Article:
1 December 1997
Be Nice to Uncle Sam
He's done quite a lot for East Asia recently, without much in the way of thanks
By Gerald Segal


President Clinton is unlikely to enjoy meeting fellow leaders of APEC (the Asia-Pacific Economic Co-operation forum) in Vancouver this week. He will doubtless be berated for failing to do enough to help Asians out of their current economic problems and for fumbling his attempt to get "fast track" trade negotiating powers through Congress. But this whining is the noise of an East Asia that has lost its way. In truth, the United States is being asked to do too much, with insufficient assistance and even less gratitude. The result may be a United States less committed to defending the global order and therefore a poorer and more dangerous East Asia.

APEC became a first-class summit only in 1993, when President Clinton welcomed the region's leaders to Seattle. Since then East Asia has seen a destabilizing rise and fall of great powers and an equally disturbing rise and fall of economic prospects. The result is deep confusion about power and leadership. ASEAN (Association of Southeast Asian Nations) used to base its claim to leadership on its nations economic prowess. But as bubbles in the currency and equity markets have burst, such a claim now looks hubristic. Many of those Southeast Asians who used to deride the Americans and Europeans as powers in decline now complain that Westerners are not doing enough to assist them. When help is offered, it is quixotically sneered at because it is not an "Asian solution to Asian problems". Japan, the region's premier economy, is still stuttering and therefore cannot assume the mantle of leadership. Tokyo is more prepared than it was to consider closer military cooperation with Washington, but attracted a storm of criticism from the United States and Europe when its Ministry of Finance officials began to explore options for an Asian monetary arrangement that would have undermined the IMF. This is a Japan that can say "yes," "no" and "maybe" all at the same time.

China is perhaps the most dangerously confused power in the Pacific. On the one hand it is undergoing destabilizing economic and social reforms, and is being dragged, kicking and screaming, into an interdependent global system dominated by Western powers. On the other hand, China grows more nationalist and rhetorically assertive, suggesting that it can lead the region in resisting Western rules and norms. The result is a region increasingly afraid of a China that is increasingly afraid of the consequences of reform.

The unpalatable truth is that the region increasingly relies on the United States to maintain order, all the while complaining about its consequences. When it came time to restrain North Korea's nuclear weapons program or deter China from attacking Taiwan, only the Americans were up to the challenge. Most other Asians wanted the jobs done but did not want to help, get in harm's way or even publicly applaud. The Americans--with their European allies--are also the key defenders of the open global economy that makes economic growth in East Asia possible. The United States and Europe drive forward the effort to liberalise trade in financial services and information technology, providing an open market that will be crucial to sustained East Asian growth. And, of course, it is the Americans and Europeans who provide open markets for East Asian exports.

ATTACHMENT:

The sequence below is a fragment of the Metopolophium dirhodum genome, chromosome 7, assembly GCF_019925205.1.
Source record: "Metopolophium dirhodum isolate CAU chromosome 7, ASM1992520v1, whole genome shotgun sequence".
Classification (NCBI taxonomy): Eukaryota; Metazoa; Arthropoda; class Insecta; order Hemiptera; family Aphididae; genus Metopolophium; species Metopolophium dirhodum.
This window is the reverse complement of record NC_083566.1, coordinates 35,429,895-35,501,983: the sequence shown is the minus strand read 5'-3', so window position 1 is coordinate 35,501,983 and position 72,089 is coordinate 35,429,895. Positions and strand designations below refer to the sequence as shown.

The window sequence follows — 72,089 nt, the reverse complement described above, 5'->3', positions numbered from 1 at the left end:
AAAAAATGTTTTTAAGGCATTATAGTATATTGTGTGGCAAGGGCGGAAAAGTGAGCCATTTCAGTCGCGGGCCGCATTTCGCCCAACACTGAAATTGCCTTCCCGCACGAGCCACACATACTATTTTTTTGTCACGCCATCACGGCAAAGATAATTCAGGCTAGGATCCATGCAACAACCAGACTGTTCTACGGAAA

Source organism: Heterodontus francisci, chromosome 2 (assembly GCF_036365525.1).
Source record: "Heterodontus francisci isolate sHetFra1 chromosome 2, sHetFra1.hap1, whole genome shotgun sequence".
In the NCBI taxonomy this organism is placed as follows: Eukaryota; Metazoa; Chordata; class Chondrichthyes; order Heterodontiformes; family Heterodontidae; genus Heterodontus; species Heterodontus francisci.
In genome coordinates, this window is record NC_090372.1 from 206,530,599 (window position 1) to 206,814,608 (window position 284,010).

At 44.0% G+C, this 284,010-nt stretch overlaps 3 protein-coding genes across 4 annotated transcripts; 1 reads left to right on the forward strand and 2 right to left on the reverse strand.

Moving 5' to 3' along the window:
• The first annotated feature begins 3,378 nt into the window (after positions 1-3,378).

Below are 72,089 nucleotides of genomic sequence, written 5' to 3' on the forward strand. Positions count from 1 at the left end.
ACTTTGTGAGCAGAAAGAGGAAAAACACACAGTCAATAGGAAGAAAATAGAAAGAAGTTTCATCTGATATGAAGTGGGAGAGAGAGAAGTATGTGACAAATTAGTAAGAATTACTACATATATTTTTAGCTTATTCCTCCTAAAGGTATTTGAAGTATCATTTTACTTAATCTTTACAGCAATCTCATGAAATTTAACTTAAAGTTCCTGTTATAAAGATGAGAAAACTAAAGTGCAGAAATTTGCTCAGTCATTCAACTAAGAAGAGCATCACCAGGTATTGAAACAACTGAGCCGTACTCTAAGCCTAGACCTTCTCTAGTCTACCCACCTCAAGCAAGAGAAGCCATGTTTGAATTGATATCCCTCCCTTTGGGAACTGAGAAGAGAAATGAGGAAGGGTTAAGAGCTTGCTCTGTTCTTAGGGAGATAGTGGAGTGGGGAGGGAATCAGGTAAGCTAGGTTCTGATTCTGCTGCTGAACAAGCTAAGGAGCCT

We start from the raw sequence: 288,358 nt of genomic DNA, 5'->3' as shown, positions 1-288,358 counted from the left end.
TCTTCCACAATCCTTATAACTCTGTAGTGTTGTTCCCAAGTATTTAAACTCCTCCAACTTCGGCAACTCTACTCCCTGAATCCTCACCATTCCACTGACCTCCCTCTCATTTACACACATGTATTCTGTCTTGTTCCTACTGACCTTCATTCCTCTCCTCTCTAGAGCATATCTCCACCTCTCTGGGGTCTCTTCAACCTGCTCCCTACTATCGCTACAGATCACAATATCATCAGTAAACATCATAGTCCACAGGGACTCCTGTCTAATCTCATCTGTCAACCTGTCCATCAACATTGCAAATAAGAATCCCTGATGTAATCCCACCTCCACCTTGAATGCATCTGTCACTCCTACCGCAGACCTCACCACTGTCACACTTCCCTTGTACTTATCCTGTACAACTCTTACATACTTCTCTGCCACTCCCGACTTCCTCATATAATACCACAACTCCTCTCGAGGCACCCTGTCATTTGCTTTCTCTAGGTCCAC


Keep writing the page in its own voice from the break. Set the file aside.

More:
Washington does all this in part because such behavior is in its interest, and in part because it has grown used to leadership. But there is a limit to how much the Americans will do when they get little support, credit or thanks. Americans are right to ask where the Japanese (or the Europeans) might be when crises arise in Korea or Taiwan. The moaners in ASEAN are the most infuriating--at one and the same time, the biggest free-riders on American deterrence of China and defense of the global economy, and yet the quickest to carp.

The challenge for the Asians in APEC is to find a way to keep the Americans honestly engaged in the defense of the open and multilateral global order. American protectionist seems never far below the surface. The president's failure to obtain fast-track authority and the unilateralism of the Helms-Burton Act are all signs of the nationalist and isolationist temptation in the United States. Asians need to help the United States to help themselves. If APEC fails to embrace far-reaching and swift trade liberalization, then Americans could easily become more protectionist and less willing to defend the global order. The United States will certainly be wary of defending Asians against a rising China or a rogue North Korea if it has to do all the heavy lifting itself.

A good place to make a fresh start is with the American insistence that China can join the World Trade Organization only if it meets tough conditions like opening domestic markets and cutting state subsidies. This is in the interest of other Asian countries, and they should say so--they would certainly be the first to suffer if China could get the benefits of WTO membership while still able to undercut their own exports. And APEC's leaders might also recognize the value of America's defense of IMF orthodoxy when insisting on tough conditions for emergency loans to Indonesia. Without such conditionality--which Asians seem incapable of imposing on their neighbors--the region will not reform and grow. Those in Vancouver should also thank President Clinton for keeping the U.S. market open and its dollar strong, even as the American trade deficit grows. Expressing gratitude to Uncle Sam may not always be appealing; but Asians have a lot to be grateful for. If they don't say so, they should not be surprised if Americans draw the natural conclusion.


Segal is the director of studies at the International Institute for Strategic Studies.